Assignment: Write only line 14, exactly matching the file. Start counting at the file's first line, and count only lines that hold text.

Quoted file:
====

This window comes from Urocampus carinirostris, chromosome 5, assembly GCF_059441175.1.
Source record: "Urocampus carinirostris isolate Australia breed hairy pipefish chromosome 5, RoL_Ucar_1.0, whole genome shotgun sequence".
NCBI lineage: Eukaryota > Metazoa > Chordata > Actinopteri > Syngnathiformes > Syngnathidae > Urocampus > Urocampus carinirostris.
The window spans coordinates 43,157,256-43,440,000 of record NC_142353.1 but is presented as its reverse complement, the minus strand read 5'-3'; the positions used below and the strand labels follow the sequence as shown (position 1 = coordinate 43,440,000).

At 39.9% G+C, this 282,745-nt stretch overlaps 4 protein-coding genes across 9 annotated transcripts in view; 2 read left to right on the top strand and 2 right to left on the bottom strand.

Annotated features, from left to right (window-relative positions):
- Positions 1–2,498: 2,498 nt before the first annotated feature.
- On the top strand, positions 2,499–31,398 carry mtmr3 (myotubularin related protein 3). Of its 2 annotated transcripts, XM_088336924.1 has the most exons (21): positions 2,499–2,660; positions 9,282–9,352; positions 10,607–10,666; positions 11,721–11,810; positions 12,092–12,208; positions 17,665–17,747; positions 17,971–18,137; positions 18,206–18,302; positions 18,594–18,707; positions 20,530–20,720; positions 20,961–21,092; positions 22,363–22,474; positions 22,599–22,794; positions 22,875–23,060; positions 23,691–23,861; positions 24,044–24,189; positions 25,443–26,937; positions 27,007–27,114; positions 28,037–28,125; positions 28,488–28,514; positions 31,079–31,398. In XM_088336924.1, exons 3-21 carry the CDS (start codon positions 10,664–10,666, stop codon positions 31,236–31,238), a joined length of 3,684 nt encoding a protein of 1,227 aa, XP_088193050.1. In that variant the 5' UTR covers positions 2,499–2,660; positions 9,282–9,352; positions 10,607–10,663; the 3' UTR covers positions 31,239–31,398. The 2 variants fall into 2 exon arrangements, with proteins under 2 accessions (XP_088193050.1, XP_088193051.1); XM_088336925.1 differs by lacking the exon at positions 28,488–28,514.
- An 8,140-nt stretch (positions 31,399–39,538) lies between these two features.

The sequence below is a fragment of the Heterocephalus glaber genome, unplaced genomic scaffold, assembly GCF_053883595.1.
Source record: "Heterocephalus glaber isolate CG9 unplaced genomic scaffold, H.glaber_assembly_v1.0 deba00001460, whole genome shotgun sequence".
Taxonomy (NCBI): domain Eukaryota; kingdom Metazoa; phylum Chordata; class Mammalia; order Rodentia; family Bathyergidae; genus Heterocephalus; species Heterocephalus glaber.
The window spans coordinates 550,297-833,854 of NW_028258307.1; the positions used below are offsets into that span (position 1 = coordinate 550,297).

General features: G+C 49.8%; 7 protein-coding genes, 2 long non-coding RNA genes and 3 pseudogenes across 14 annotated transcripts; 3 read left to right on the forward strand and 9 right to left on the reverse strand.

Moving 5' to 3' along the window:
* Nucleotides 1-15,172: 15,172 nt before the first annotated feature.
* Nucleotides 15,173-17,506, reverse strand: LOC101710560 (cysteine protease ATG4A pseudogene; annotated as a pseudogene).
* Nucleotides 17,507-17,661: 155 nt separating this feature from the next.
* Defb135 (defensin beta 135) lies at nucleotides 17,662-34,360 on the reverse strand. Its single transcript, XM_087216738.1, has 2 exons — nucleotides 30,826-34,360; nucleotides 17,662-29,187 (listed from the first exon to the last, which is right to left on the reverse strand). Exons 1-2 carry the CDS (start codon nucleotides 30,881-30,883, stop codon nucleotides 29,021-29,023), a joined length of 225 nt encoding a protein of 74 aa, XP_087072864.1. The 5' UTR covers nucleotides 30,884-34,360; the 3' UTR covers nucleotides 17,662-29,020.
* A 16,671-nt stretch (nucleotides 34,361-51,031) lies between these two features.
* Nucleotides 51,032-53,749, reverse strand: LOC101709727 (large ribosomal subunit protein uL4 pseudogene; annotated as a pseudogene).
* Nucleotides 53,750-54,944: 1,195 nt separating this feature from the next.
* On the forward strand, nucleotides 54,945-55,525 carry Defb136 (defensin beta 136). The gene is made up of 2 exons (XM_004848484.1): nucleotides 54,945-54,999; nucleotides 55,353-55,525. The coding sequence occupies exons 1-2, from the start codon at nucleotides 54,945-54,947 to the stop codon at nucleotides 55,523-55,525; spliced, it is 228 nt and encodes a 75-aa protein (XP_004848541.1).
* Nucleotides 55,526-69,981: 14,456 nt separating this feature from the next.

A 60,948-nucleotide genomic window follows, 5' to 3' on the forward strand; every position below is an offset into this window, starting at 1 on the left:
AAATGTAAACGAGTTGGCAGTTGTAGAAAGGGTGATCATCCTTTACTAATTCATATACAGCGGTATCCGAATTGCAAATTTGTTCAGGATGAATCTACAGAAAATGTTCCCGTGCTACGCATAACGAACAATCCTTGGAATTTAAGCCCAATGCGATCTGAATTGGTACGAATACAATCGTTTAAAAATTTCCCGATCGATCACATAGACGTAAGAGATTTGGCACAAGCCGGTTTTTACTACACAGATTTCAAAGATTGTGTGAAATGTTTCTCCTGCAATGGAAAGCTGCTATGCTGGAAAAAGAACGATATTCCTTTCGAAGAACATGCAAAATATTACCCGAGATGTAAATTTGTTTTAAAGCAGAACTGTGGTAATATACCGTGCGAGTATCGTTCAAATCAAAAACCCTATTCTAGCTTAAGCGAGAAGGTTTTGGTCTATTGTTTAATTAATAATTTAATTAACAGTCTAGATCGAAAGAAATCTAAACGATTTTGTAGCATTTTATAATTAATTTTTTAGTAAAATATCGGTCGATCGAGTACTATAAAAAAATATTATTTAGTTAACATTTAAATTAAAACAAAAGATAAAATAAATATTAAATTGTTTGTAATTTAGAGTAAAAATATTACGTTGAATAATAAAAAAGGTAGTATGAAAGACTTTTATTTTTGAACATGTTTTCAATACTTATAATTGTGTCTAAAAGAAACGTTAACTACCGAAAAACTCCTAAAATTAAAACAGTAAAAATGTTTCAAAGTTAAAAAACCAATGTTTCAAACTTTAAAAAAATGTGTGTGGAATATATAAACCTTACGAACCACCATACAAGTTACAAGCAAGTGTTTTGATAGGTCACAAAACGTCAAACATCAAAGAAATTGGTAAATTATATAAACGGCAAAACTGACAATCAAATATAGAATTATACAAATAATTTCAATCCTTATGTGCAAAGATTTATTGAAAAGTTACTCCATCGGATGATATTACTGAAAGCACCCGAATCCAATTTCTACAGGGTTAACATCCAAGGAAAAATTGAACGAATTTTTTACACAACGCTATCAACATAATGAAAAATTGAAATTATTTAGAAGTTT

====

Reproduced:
General features: G+C 49.8%; 7 protein-coding genes, 2 long non-coding RNA genes and 3 pseudogenes across 14 annotated transcripts; 3 read left to right on the forward strand and 9 right to left on the reverse strand.